Origin: United States
Label: Season of Mist Underground Activists
Release: October 11th, 2019
A sparkle of excitement run through the underground scene in 2007 when one of the most infamous and vile bands from American soil released their first full length album, more than fifteen years after their famous demos in the early nineties. Profanatica have been steadily releasing records since then, while touring the world, they have significantly cleaned their sound but neither the drive behind the music nor their style has been altered since day one. It is a challenging band that causes distress even to fans of black metal, and it can be completely misunderstood at first glance. Their history is interesting on its own and the members have several side projects that are worth listening to, with their vision being at a love-it-or-hate-it condition, which is unique enough that it has never been replicated all these years.
The new record Rotting Incarnation of God seems to equip Profanatica with new wings, as they have now moved to Season of Mist and some differences are noticeable, mostly in the area of promotion. They will be touring full time for the promotion of the album, they have done some professional photo shooting (farewell to the old days) and the record’s artwork was done by the goliath Paolo Girardi, whom you might have recognized from the artworks of Blasphemophager, the reissues of all Inquisition albums, as well as a bunch of other releases. Heck, the band seems to have their own clothing now, with the known Profanatica angel sigil, and the guys themselves are featured in the cover of the album (the majestic beard of Paul Ledney can’t go unnoticed).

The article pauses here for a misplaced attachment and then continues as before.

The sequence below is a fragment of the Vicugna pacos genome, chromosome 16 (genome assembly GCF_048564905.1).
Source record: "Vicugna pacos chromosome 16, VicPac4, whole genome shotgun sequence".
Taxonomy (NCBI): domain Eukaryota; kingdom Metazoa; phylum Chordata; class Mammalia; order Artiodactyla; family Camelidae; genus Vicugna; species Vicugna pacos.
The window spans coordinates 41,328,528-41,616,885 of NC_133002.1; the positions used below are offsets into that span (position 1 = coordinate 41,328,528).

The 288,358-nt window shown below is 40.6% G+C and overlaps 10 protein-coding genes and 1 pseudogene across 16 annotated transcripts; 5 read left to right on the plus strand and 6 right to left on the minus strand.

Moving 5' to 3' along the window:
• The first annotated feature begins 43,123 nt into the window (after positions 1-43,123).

As an act that was once an outcast even among the underground, now it seems that it is finally appreciated and wholly embraced, and an advantage you can’t take away from them is that they haven’t really gone smoother musically either. Rotting Incarnation of God will blast you with many filthy riffs, slow guitars, ugly vocals, the characteristic, repetitive drumming and the killing of any notion of atmosphere for the sake of profanity. I found several tracks to be more memorable than their previous two albums, even though I loved last year’s EP, and while it isn’t different music, it still pinpoints and high peak of the band’s career so far.
There are some issues with the production, which grants the instruments a great sound but I think the vocals are mixed way too high and at times it feels as they were edited in the studio to sound like a really loud whisper. For some short, faster moments in the songs, drumming could have been a bit fuller, but in general it is what Profanatica can produce and they nail it with Rotting Incarnation of God. Tracks like “Sacramental Cum”, “Mocked, Scourged and Shit Upon” and “Tithing Cunt” come consecutively in the album and are disgusting but lovely, especially the last of the three having some guitar lines that truly make the band shine.
I enjoyed all tunes of the album almost to the same extent, maybe except the snail-paced moments of the self-titled track, which was just something minor in front of the whole offering that really makes time fly throughout the listen. All in all, Profanatica don’t diverge from their own self at all in Rotting Incarnation of God, they keep their compositional ideas and lyrics as we knew them, with a noticeable overall better crafted result for them as a band. I can’t say people that dislike them will have a change of heart with this record, but their fanbase should get ecstatic. Welcome to the death of melody.